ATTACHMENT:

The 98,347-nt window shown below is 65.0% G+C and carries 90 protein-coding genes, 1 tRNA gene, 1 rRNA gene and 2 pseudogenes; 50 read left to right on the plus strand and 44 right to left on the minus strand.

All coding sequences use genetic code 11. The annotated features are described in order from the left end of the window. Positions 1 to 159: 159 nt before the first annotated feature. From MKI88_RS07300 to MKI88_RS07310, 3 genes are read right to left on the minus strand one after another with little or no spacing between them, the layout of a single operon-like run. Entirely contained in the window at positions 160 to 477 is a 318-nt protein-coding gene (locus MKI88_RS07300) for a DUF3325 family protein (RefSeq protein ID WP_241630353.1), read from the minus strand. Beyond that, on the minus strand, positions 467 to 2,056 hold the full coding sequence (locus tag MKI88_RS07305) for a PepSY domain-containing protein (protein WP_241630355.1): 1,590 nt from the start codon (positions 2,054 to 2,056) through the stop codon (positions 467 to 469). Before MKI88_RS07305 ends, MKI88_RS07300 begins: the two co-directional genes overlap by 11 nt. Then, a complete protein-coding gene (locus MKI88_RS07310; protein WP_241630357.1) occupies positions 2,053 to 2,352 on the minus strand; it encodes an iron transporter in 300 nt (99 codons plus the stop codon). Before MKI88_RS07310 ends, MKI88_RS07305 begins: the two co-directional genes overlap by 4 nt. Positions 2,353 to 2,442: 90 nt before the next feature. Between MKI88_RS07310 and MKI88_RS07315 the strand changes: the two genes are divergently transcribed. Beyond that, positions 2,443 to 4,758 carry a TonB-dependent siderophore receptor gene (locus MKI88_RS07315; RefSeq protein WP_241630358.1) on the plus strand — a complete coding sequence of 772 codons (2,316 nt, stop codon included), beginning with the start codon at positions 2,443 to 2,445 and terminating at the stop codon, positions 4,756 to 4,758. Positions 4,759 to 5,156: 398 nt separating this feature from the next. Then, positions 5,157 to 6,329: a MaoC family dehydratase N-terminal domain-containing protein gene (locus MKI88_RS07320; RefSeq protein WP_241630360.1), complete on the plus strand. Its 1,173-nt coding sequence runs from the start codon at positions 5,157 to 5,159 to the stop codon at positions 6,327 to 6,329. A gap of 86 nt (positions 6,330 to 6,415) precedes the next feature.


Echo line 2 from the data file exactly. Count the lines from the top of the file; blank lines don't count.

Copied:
All coding sequences use genetic code 11. The annotated features are described in order from the left end of the window. Positions 1 to 159: 159 nt before the first annotated feature. From MKI88_RS07300 to MKI88_RS07310, 3 genes are read right to left on the minus strand one after another with little or no spacing between them, the layout of a single operon-like run. Entirely contained in the window at positions 160 to 477 is a 318-nt protein-coding gene (locus MKI88_RS07300) for a DUF3325 family protein (RefSeq protein ID WP_241630353.1), read from the minus strand. Beyond that, on the minus strand, positions 467 to 2,056 hold the full coding sequence (locus tag MKI88_RS07305) for a PepSY domain-containing protein (protein WP_241630355.1): 1,590 nt from the start codon (positions 2,054 to 2,056) through the stop codon (positions 467 to 469). Before MKI88_RS07305 ends, MKI88_RS07300 begins: the two co-directional genes overlap by 11 nt. Then, a complete protein-coding gene (locus MKI88_RS07310; protein WP_241630357.1) occupies positions 2,053 to 2,352 on the minus strand; it encodes an iron transporter in 300 nt (99 codons plus the stop codon). Before MKI88_RS07310 ends, MKI88_RS07305 begins: the two co-directional genes overlap by 4 nt. Positions 2,353 to 2,442: 90 nt before the next feature. Between MKI88_RS07310 and MKI88_RS07315 the strand changes: the two genes are divergently transcribed. Beyond that, positions 2,443 to 4,758 carry a TonB-dependent siderophore receptor gene (locus MKI88_RS07315; RefSeq protein WP_241630358.1) on the plus strand — a complete coding sequence of 772 codons (2,316 nt, stop codon included), beginning with the start codon at positions 2,443 to 2,445 and terminating at the stop codon, positions 4,756 to 4,758. Positions 4,759 to 5,156: 398 nt separating this feature from the next. Then, positions 5,157 to 6,329: a MaoC family dehydratase N-terminal domain-containing protein gene (locus MKI88_RS07320; RefSeq protein WP_241630360.1), complete on the plus strand. Its 1,173-nt coding sequence runs from the start codon at positions 5,157 to 5,159 to the stop codon at positions 6,327 to 6,329. A gap of 86 nt (positions 6,330 to 6,415) precedes the next feature.